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Does My Dog Want to be an Only Dog?

Let’s be real.

People who think their dog “needs” a second dog probably either 1) want a second dog for themselves or 2) feel guilty because their dog’s needs aren’t met or 3) it’s a mix of both.

If it’s just you wanting a dog, that may be fine depending on your circumstances and your first dog.

You’ve got a real mess at your hands if your dog is not the one wanting a four-legged companion and you do it anyway.

In case you honestly evaluate your dog’s daily life and arrive at the conclusion that you’re trying to compensate for shortcomings with a second dog, you need to change something.

Worst-case? You don’t like caring for two dogs AND your current dog doesn’t really like other dogs on top of not having their needs met currently.

To evaluate whether your dog should be a single fur baby or not depends on three factors.

What you need to make two dogs work

You want a dog, your dog wants another dog, and your dog’s needs are currently met (including time and money).

Only if all three criteria are fulfilled should you consider a second dog.

Graphic explaining when it's the right time to get a second. If not all three criteria are met, your dog better stays an only dog.
Graphic by

Best case: You want a second dog / Your dog wants a second dog / Your dog’s needs are currently met

Mess: You want one / dog doesn’t OR your dog’s needs aren’t met

Even worse: You want one / dog doesn’t AND your dog’s needs aren’t met

Worst-case: You don’t want one / dog doesn’t want one / nobody’s needs are met

If you think you’ve got it all covered, go ahead and get a second dog.

But in case there’s any doubt, make a pros and cons list and honestly evaluate the results.

Folks, second dog syndrome is a real thing.

It’s probably you who wants a second dog

Dog owners who tackle this with the question “Does my dog want to be an only dog” probably already know the answer, whereas others who phrase it this way “Would my dog enjoy a second dog” at least think that their dog likes other dogs and may enjoy spending time with a second pup.

Two dogs with soft eyes looking up at a human inside a house with.
Photo by damedeeso on Depositphotos

Whether it’s true or not, only you can tell.

Observe how your dog plays and interacts with other dogs. Even if they do have fun outside together, it doesn’t necessarily mean that your dog absolutely has to have a playmate available 24/7.

Some dogs only like interacting with specific types of other dogs and that’s okay.

But if that’s the case you need to choose a potential second dog even more carefully, otherwise there will be clashes inside the house.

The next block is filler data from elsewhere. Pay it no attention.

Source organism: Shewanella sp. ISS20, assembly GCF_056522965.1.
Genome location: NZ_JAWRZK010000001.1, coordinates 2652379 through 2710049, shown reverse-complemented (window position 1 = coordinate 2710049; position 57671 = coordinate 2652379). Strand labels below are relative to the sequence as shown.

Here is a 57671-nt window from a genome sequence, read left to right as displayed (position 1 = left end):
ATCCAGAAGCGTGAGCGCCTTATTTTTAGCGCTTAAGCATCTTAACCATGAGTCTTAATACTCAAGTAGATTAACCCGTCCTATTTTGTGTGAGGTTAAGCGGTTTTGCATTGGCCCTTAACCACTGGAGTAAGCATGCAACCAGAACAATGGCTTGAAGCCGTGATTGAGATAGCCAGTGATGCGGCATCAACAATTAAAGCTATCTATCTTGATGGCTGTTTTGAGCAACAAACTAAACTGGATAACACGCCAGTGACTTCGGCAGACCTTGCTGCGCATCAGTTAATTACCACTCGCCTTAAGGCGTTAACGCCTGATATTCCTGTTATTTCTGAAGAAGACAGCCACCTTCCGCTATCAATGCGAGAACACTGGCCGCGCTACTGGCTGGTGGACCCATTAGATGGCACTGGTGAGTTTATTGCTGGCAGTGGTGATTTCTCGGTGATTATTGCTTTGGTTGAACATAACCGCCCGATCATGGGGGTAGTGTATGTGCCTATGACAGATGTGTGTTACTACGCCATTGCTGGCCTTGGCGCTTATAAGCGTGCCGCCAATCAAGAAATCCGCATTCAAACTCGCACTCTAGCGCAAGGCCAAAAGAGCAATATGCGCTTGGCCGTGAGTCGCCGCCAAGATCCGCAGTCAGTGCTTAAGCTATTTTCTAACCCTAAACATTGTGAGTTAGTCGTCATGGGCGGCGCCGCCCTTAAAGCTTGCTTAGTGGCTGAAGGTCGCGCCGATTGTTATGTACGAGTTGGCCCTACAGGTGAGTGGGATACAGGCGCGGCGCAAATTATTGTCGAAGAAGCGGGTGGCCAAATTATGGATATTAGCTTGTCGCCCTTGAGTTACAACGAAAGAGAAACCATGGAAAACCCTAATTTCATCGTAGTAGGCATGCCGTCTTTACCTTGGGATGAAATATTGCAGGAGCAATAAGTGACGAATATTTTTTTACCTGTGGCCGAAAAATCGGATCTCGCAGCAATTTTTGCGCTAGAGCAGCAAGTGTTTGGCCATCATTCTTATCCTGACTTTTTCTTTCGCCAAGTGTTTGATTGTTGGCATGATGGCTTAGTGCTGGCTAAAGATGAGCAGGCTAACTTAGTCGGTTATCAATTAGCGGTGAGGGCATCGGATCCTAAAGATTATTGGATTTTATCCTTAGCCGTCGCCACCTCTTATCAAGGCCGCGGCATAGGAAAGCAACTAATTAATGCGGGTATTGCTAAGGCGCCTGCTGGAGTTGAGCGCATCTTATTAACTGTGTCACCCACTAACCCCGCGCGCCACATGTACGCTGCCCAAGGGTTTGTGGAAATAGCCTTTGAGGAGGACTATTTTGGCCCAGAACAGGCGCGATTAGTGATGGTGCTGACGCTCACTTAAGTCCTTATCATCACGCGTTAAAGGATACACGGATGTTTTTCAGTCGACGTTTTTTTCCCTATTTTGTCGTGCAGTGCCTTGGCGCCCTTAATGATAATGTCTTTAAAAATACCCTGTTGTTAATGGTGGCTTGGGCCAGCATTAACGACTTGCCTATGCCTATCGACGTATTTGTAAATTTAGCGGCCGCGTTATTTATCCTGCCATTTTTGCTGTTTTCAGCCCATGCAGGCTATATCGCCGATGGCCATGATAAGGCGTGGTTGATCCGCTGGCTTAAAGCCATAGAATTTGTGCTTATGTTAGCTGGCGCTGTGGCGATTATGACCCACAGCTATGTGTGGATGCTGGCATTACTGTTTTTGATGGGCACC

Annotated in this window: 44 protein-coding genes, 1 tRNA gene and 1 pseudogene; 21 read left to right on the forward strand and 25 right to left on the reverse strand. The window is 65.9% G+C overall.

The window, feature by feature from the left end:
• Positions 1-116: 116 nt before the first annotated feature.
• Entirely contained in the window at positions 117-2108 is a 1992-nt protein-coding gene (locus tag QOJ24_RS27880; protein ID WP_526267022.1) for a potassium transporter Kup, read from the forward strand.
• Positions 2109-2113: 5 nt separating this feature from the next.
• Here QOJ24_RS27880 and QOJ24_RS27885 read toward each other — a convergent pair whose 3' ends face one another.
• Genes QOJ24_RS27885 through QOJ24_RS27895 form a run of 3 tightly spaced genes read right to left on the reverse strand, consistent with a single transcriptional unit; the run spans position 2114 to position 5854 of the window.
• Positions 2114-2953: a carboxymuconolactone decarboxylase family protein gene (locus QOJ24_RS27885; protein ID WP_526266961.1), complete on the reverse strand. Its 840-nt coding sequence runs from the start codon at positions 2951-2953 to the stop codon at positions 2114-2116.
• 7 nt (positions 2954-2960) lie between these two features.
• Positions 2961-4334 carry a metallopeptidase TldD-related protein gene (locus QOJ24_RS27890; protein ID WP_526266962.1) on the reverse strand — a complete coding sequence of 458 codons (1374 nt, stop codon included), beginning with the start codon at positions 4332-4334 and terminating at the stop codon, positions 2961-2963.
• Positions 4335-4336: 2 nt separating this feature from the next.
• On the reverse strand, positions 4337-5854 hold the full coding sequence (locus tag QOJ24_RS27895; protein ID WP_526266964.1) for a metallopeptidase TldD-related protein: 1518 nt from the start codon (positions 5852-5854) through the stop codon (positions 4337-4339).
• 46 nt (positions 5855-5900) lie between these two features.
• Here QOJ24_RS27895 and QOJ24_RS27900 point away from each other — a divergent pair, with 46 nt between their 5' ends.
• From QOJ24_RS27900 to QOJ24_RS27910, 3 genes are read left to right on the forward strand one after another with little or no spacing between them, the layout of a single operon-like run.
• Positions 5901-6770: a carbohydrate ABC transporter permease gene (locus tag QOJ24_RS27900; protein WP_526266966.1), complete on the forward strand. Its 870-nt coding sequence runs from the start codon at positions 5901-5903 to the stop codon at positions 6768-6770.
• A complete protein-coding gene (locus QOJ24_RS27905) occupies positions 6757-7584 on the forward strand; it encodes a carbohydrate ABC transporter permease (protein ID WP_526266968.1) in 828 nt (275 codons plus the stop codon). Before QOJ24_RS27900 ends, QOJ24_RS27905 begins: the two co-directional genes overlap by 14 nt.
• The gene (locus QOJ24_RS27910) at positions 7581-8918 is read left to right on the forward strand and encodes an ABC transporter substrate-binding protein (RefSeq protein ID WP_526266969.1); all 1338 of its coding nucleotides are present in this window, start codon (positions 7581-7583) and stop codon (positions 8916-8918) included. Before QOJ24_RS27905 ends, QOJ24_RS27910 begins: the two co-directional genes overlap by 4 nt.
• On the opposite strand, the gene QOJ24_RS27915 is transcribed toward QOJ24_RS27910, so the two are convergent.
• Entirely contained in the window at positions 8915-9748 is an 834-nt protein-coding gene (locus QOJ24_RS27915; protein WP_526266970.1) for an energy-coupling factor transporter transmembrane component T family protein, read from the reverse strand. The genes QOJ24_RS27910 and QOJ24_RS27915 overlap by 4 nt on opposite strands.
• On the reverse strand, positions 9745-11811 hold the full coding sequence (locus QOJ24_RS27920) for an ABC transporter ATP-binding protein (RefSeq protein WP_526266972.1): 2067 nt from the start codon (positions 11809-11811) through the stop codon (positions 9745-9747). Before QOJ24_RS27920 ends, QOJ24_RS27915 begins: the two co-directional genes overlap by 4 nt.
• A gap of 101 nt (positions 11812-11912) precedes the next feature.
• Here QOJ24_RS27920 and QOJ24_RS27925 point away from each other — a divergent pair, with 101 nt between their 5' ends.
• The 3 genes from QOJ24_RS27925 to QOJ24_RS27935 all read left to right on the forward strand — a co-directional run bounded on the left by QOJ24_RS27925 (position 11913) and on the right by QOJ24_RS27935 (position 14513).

Most of the time, dogs are satisfied with being the only dog inside the home as long as you provide mental and physical stimulation and have them socialize with other dogs regularly (assuming they’re into that).

Whether you want another dog for the sake of owning two or because you think it would keep your current one busy, you need to keep an eye on the big picture.

Signs your dog wants to be an only dog

There are many signs your dog may want to stay an only dog or needs to stay the only dog for the time being until you iron out some behavioral issues.

If any of the following describes your dog you may want to overthink doubling the workload:

  • Dislikes most other dogs
  • Gets stiff or tense when around other dogs
  • Suffers from separation anxiety
  • Exhibits destructive behavior
  • Not exercised sufficiently
  • Is often restlessly pacing
  • Involved in dog fights before
  • Struggles with change

Contrary to some articles out there, I won’t tell you to fix these problems by adding a furry companion.

Too often have I seen these issues stay despite the added companion or even intensify because of it.

Your dog has to be able to get along with other dogs before you add a second one. They need to be fully developed, confident dogs that can stay alone and handle the stress of a new dog on the block.

In case your pup’s not ready yet doesn’t mean that they won’t be. But it’d be foolish to expect issues to fix themselves without addressing the root cause.

Some articles really tell you that “excessive barking” could be a sign your dog needs a friend.


Excessive barking could just mean your dog wants your attention. Or they may experience stress due to separation anxiety. Or they may suffer from a medical condition. Or it’s simply a tendency of that specific breed.

If you currently have any reason to believe your dog “wants” another dog, rule out any behavioral or medical issues first.

Dog owners who can’t get to the bottom of what causes their dog to behave a certain way should consult a veterinarian or certified behaviorist.

Next, make sure your dog is ready. Then you make sure you’re ready.

If you keep all these tips in mind and honestly evaluate whether your dog should be a only dog, you should be set up for success or at least know what to work on.

Disclaimer: This blog post does not substitute veterinary attention and does not intend to do so. I am not a veterinarian or pet nutritionist. If your dog shows any sign of illness, call your vet.

About Danielle

Equipped with 5+ years of expertise as a Rottweiler owner, I partner with licensed veterinarians and trainers to share research-backed and actionable advice for you and your furry friend.